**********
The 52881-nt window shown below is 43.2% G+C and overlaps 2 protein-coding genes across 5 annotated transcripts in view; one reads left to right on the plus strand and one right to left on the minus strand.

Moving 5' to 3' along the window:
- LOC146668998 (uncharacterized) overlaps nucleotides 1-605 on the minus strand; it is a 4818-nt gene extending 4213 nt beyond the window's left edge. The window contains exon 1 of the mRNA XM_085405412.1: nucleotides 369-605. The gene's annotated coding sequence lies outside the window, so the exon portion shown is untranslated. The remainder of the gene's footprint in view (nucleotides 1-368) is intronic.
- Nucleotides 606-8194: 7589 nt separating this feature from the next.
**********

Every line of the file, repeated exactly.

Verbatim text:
The 52881-nt window shown below is 43.2% G+C and overlaps 2 protein-coding genes across 5 annotated transcripts in view; one reads left to right on the plus strand and one right to left on the minus strand.

Moving 5' to 3' along the window:
- LOC146668998 (uncharacterized) overlaps nucleotides 1-605 on the minus strand; it is a 4818-nt gene extending 4213 nt beyond the window's left edge. The window contains exon 1 of the mRNA XM_085405412.1: nucleotides 369-605. The gene's annotated coding sequence lies outside the window, so the exon portion shown is untranslated. The remainder of the gene's footprint in view (nucleotides 1-368) is intronic.
- Nucleotides 606-8194: 7589 nt separating this feature from the next.